Egypt books refer to Ottoman rule as “invasion”
Change to counter Turkish influence: observers
As part of an initiative to change school curricula and revolutionize textbooks, Egypt’s Ministry of Education crossed out the word “conquest” in reference to the Ottoman presence in Egypt and replaced it with the term “invasion.”
With the start of the new academic year, the Ministry of Education announced the implementation of radical changes to school textbooks in elementary and junior school stages.
"Ghazw" vs. "Fateh"
“We changed much of the curricula and replaced old textbooks with new ones in order to cater to the mentality of modern students in the 21st century,” a ministry official told Al Arabiya.
According to press reports, the ministry sent confidential reports to education departments all over Egypt that contained the changes. The daily independent al-Dostour obtained a copy of these reports.
One of the most striking and controversial changes, the newspaper reported, was calling the Ottoman advancement into Egypt “ghazw,” meaning invasion, instead of “fateh,” meaning conquest, which was used for decades in all school textbooks in reference to Ottoman and Islamic presence in the country and the rest of the region.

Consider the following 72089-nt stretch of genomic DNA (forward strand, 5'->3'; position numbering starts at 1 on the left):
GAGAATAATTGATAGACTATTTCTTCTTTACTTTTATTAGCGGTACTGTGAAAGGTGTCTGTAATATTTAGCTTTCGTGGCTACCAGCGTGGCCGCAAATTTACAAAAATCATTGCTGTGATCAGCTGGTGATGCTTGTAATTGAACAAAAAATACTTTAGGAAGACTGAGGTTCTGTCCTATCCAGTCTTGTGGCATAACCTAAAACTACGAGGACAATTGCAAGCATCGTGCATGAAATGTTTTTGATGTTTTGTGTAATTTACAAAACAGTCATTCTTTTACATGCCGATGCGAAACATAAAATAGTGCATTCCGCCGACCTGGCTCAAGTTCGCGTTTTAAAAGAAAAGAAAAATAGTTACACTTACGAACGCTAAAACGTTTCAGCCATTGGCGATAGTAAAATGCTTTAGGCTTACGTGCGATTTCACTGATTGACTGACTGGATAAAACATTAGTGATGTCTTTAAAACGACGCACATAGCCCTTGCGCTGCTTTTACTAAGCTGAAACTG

Fateh, which literally means “opening” in Arabic, means annexing a territory to the nation that seized it. It is commonly used to denote a benevolent intention to spread justice in this territory and/or save it from an oppressive occupier.
This term has been used in reference to the Islamic presence outside the Arabian Peninsula. It was usually considered to have taken place in order to spread the then new religion (Islam) and gather people under the banner of Ummah (nation).
In contrast, the word “ghazw” in Arabic denotes a military incursion that primarily aims at occupying a country for plundering its wealth and exploiting its people and usually involves violence and extensive military action.
We changed much of the curricula and replaced old textbooks with new ones in order to cater to the mentality of modern students in the 21st century
Education Ministry official
This change in particular is seen against the backdrop of the growing Turkish influence in the Middle East, said educational expert Gamal Abdul Hadi.
“Egypt is trying to counter Turkey’s expanding role in the region especially that many observers are linking this current role to the Ottoman Empire, considered by historians the last Islamic caliphate,” he told Al Arabiya.
The new textbook, part of the history course, states that Ottomans invaded Egypt because they wanted to expand their influence to the East and Egypt, as the heart of the Muslim world, was their way to do so.
According to the book, Ottomans used religion only as a means of tightening their grip on the Arab world.
“They took advantage of the fact that the medieval mentality was prevalent in the Arab world,” says the textbook. “It is a mentality that basically depended on taking things at face value and on theoretical rather than practical sciences.”
(Translated from Arabic by Sonia Farid).
Egypt is trying to counter Turkey’s expanding role in the region especially that many observers are linking this current role to the Ottoman Empire, considered by historians the last Islamic caliphate
Education expert Gamal Abdul Hadi